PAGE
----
Wednesday, August 14, 2013

Self Serving Prophecies - a Larry Ellison specialty.

Larry Ellison has a well developed sense of himself, an ego to out match almost all others.   He has a string of efforts - some portrayed as visionary and some as simply the reigning tech guru that are downright bizarre - and often fundamentally self serving.

Here are four - when Apple was relieving it self of the Pepsi, German and Italian CEOs who did not understand the company, Ellison proposed to acquire the company for a song.   Fortunately, the Board at the time, which had had a strong of horrible CEO choices (John Sculley who thought designing technology was similar to designing Pepsi cans; then the board hired Michael Spindler - no not the guy who created Spindler's list - who is a short footnote in the lore of the Silicon Valley; then the board lurched again to hire Gil Amelio - who seemed more capable of writing a very bad autobiography than managing a technology company) ultimately figured out that Steve Jobs could come back and within a short period of time rebuilt the company.   Ellison's "rescue" was rejected and the rest is history.   Ellison did not want to rescue a California company but to pick it up for a song.

A second one about the same time was his blathering about network based computers.  One could argue that with the expansion of the cloud that he was simply 15 years early in his call for dumb terminals.  But that would be overly kind.   Almost every modern device is connected to the cloud.   But unlike the vision which Ellison proposed - those devices are not dumb but use the intelligence of the network in new ways.  Ellison's thoughts may have ultimately proven correct but one must not forget that a good deal of his original speculation was based on the assumption that Oracle in this new world would be a controller of much of the data that went through those dumb terminals.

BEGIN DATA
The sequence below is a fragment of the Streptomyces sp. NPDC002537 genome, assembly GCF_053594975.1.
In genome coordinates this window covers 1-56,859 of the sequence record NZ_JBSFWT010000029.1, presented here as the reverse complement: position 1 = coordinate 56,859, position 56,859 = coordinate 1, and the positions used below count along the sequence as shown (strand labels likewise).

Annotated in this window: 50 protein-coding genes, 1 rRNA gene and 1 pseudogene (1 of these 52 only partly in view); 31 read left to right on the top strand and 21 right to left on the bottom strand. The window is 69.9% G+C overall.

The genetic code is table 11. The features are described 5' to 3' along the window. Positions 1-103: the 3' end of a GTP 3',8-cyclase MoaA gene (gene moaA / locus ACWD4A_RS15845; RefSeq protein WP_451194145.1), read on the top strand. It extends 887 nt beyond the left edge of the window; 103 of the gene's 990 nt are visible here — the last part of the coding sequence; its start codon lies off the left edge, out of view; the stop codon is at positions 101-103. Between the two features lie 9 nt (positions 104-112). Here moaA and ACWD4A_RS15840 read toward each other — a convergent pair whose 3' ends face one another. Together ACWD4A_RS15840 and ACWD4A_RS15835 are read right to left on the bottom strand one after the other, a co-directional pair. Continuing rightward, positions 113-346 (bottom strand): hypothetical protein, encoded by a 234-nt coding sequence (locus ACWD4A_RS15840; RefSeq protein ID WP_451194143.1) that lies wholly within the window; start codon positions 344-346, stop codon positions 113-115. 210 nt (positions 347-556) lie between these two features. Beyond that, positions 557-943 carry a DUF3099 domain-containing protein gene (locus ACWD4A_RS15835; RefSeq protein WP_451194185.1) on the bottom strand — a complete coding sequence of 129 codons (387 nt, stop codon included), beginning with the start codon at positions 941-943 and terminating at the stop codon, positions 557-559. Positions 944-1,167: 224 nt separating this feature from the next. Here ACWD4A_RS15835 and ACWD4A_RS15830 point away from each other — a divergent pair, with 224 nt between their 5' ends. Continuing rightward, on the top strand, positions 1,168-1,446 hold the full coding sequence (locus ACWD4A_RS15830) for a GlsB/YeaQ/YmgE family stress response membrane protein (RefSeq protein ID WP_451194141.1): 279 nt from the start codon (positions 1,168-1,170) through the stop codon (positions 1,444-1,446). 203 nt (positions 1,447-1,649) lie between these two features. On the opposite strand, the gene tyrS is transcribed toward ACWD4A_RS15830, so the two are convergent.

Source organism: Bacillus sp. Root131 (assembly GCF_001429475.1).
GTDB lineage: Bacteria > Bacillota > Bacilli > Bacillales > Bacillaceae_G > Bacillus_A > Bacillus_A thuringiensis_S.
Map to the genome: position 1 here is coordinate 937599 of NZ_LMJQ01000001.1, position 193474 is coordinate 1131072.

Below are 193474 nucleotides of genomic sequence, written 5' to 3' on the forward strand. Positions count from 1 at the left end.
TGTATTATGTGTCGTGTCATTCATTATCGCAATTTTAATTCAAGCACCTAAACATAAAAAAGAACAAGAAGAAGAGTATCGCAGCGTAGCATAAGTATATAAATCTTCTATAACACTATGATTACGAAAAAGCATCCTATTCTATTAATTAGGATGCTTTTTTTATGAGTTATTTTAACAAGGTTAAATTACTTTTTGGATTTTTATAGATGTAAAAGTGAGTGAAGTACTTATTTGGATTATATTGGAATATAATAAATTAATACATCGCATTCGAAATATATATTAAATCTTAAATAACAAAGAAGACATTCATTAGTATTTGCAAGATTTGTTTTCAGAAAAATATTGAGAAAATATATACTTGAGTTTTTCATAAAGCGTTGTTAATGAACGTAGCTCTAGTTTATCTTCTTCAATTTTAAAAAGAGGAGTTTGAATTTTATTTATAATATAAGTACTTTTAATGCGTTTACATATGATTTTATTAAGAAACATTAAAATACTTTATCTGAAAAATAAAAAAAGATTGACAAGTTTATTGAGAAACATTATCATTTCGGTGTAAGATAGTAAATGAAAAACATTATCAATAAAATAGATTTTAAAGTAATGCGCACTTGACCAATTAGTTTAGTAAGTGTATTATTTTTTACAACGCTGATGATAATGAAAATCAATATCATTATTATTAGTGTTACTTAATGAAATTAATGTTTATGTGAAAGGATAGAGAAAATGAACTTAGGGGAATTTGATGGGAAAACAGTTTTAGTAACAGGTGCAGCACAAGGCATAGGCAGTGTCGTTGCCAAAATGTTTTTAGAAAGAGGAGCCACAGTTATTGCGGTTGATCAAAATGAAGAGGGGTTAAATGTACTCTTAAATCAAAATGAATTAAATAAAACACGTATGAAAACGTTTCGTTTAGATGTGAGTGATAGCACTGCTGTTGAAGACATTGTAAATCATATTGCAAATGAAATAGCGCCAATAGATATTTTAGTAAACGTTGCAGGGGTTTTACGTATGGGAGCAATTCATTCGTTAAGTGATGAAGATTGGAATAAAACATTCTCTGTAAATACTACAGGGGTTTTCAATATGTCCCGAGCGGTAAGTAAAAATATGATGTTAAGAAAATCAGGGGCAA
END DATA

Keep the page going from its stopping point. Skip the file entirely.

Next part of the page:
Ellison is also is responsible for the rejiggering of the America's Cup.   The design specifications for the current series make the competition (which was already expensive) outrageous in cost producing very fast yachts which are also a bit hard to handle.   One wonders whether Ellison thought this new design would guarantee him the America's Cup once again or whether he just did not care about this historic race.

But then Ellison sounded off about whether Apple could survive without Steve Jobs- remember his earlier gambit where he tried to acquire a company he allegedly hated - in an interview on Charlie Rose.    Apple has been slower in this round ASJ (after Steve Jobs) in producing new innovations.  In the earlier period when Ellison tried to acquire the company BSJ (before Steve Jobs) their innovation cycle was a bit off pace.   But there are differences.   First, the market for tablets and smart phones began to change when they both became dominant platforms in their arenas.  

While the market continues to expand the need to get a new phone every few months is no longer as strong as it once was.  The key and simple fact is that IOS users have a much higher attachment rate than Android users to keeping up with the operating system.   As noted in a much earlier post - Android users operate on a variety of platforms while IOS users are predominately on the same platform.   That interoperability among devices is important and useful.   Apple will address the need for a less expensive smart phone and if the projected September 10 announcement on a new phone and a final version of IOS 7 is realized and it is followed up by an upgraded tablet set (full size and mini) then Apple will be in fine shape.

As we saw in the America's cup leadership it is not clear what Ellison was trying to accomplish - to add something or to cement his own position in the competition.   The same can be said of his pronouncement on the future of Apple (both before and now).

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